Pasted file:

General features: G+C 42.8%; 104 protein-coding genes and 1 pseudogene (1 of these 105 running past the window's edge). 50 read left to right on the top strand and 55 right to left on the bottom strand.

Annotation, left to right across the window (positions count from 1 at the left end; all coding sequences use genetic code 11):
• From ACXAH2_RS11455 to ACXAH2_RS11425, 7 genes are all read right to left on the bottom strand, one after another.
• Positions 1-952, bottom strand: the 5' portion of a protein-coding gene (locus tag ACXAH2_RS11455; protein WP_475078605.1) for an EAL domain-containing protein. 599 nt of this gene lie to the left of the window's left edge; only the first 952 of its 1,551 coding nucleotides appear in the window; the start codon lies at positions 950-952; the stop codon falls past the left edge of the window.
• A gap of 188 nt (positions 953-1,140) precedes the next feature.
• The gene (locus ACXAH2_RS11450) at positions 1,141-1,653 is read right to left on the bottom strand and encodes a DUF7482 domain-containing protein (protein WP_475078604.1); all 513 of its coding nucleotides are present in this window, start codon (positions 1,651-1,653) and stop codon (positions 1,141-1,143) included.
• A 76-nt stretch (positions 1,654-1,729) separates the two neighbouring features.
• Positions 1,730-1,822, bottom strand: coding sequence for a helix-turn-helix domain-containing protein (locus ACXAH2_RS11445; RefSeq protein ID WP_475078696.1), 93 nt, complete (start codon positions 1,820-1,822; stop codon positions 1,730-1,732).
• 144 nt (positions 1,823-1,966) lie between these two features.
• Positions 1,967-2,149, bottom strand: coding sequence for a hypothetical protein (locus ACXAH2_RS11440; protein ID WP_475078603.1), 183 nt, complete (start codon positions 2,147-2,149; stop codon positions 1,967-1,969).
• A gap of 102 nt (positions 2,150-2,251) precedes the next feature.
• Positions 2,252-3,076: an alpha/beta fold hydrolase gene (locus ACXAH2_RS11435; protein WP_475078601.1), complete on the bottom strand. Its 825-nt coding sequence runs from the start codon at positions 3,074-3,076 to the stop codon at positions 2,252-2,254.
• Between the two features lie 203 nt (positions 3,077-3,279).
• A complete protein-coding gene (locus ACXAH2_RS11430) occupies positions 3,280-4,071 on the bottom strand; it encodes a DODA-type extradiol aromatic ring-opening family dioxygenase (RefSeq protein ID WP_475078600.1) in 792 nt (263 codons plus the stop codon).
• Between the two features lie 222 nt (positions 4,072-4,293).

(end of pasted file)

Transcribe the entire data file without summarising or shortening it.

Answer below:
General features: G+C 42.8%; 104 protein-coding genes and 1 pseudogene (1 of these 105 running past the window's edge). 50 read left to right on the top strand and 55 right to left on the bottom strand.

Annotation, left to right across the window (positions count from 1 at the left end; all coding sequences use genetic code 11):
• From ACXAH2_RS11455 to ACXAH2_RS11425, 7 genes are all read right to left on the bottom strand, one after another.
• Positions 1-952, bottom strand: the 5' portion of a protein-coding gene (locus tag ACXAH2_RS11455; protein WP_475078605.1) for an EAL domain-containing protein. 599 nt of this gene lie to the left of the window's left edge; only the first 952 of its 1,551 coding nucleotides appear in the window; the start codon lies at positions 950-952; the stop codon falls past the left edge of the window.
• A gap of 188 nt (positions 953-1,140) precedes the next feature.
• The gene (locus ACXAH2_RS11450) at positions 1,141-1,653 is read right to left on the bottom strand and encodes a DUF7482 domain-containing protein (protein WP_475078604.1); all 513 of its coding nucleotides are present in this window, start codon (positions 1,651-1,653) and stop codon (positions 1,141-1,143) included.
• A 76-nt stretch (positions 1,654-1,729) separates the two neighbouring features.
• Positions 1,730-1,822, bottom strand: coding sequence for a helix-turn-helix domain-containing protein (locus ACXAH2_RS11445; RefSeq protein ID WP_475078696.1), 93 nt, complete (start codon positions 1,820-1,822; stop codon positions 1,730-1,732).
• 144 nt (positions 1,823-1,966) lie between these two features.
• Positions 1,967-2,149, bottom strand: coding sequence for a hypothetical protein (locus ACXAH2_RS11440; protein ID WP_475078603.1), 183 nt, complete (start codon positions 2,147-2,149; stop codon positions 1,967-1,969).
• A gap of 102 nt (positions 2,150-2,251) precedes the next feature.
• Positions 2,252-3,076: an alpha/beta fold hydrolase gene (locus ACXAH2_RS11435; protein WP_475078601.1), complete on the bottom strand. Its 825-nt coding sequence runs from the start codon at positions 3,074-3,076 to the stop codon at positions 2,252-2,254.
• Between the two features lie 203 nt (positions 3,077-3,279).
• A complete protein-coding gene (locus ACXAH2_RS11430) occupies positions 3,280-4,071 on the bottom strand; it encodes a DODA-type extradiol aromatic ring-opening family dioxygenase (RefSeq protein ID WP_475078600.1) in 792 nt (263 codons plus the stop codon).
• Between the two features lie 222 nt (positions 4,072-4,293).